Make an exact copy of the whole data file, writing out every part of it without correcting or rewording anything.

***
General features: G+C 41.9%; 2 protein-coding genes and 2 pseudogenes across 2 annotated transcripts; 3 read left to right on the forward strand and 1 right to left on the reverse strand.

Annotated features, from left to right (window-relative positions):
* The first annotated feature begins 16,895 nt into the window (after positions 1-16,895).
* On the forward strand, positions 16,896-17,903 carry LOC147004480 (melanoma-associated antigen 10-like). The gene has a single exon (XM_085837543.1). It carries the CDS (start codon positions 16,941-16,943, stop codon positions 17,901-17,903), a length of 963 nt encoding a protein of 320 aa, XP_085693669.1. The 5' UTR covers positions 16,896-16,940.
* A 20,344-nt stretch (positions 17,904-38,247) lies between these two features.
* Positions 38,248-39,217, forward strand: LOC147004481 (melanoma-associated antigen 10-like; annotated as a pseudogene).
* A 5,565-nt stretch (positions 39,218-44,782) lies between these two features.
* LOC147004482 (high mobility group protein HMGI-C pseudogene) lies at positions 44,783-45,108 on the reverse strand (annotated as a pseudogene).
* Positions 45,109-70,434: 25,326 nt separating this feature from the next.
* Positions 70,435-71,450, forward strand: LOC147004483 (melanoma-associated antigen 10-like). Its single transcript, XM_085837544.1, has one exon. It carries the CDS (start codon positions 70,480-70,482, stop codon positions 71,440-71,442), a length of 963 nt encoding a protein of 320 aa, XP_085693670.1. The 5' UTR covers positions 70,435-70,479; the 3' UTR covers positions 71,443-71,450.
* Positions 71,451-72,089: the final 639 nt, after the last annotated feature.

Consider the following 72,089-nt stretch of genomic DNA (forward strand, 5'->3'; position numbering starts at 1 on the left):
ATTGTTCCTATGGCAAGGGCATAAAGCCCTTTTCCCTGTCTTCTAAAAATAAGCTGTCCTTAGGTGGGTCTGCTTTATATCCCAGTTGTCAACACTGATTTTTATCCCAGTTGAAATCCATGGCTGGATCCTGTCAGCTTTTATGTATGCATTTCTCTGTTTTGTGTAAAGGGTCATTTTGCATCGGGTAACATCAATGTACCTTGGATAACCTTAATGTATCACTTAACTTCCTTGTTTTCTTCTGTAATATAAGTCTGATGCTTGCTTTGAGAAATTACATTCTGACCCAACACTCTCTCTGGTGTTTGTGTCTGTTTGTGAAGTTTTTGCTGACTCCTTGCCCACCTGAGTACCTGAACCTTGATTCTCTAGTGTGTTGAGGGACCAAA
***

General features: G+C 41.9%; 2 protein-coding genes and 2 pseudogenes across 2 annotated transcripts; 3 read left to right on the forward strand and 1 right to left on the reverse strand.

Annotated features, from left to right (window-relative positions):
* The first annotated feature begins 16,895 nt into the window (after positions 1-16,895).
* On the forward strand, positions 16,896-17,903 carry LOC147004480 (melanoma-associated antigen 10-like). The gene has a single exon (XM_085837543.1). It carries the CDS (start codon positions 16,941-16,943, stop codon positions 17,901-17,903), a length of 963 nt encoding a protein of 320 aa, XP_085693669.1. The 5' UTR covers positions 16,896-16,940.
* A 20,344-nt stretch (positions 17,904-38,247) lies between these two features.
* Positions 38,248-39,217, forward strand: LOC147004481 (melanoma-associated antigen 10-like; annotated as a pseudogene).
* A 5,565-nt stretch (positions 39,218-44,782) lies between these two features.
* LOC147004482 (high mobility group protein HMGI-C pseudogene) lies at positions 44,783-45,108 on the reverse strand (annotated as a pseudogene).
* Positions 45,109-70,434: 25,326 nt separating this feature from the next.
* Positions 70,435-71,450, forward strand: LOC147004483 (melanoma-associated antigen 10-like). Its single transcript, XM_085837544.1, has one exon. It carries the CDS (start codon positions 70,480-70,482, stop codon positions 71,440-71,442), a length of 963 nt encoding a protein of 320 aa, XP_085693670.1. The 5' UTR covers positions 70,435-70,479; the 3' UTR covers positions 71,443-71,450.
* Positions 71,451-72,089: the final 639 nt, after the last annotated feature.

Consider the following 72,089-nt stretch of genomic DNA (forward strand, 5'->3'; position numbering starts at 1 on the left):
ATTGTTCCTATGGCAAGGGCATAAAGCCCTTTTCCCTGTCTTCTAAAAATAAGCTGTCCTTAGGTGGGTCTGCTTTATATCCCAGTTGTCAACACTGATTTTTATCCCAGTTGAAATCCATGGCTGGATCCTGTCAGCTTTTATGTATGCATTTCTCTGTTTTGTGTAAAGGGTCATTTTGCATCGGGTAACATCAATGTACCTTGGATAACCTTAATGTATCACTTAACTTCCTTGTTTTCTTCTGTAATATAAGTCTGATGCTTGCTTTGAGAAATTACATTCTGACCCAACACTCTCTCTGGTGTTTGTGTCTGTTTGTGAAGTTTTTGCTGACTCCTTGCCCACCTGAGTACCTGAACCTTGATTCTCTAGTGTGTTGAGGGACCAAA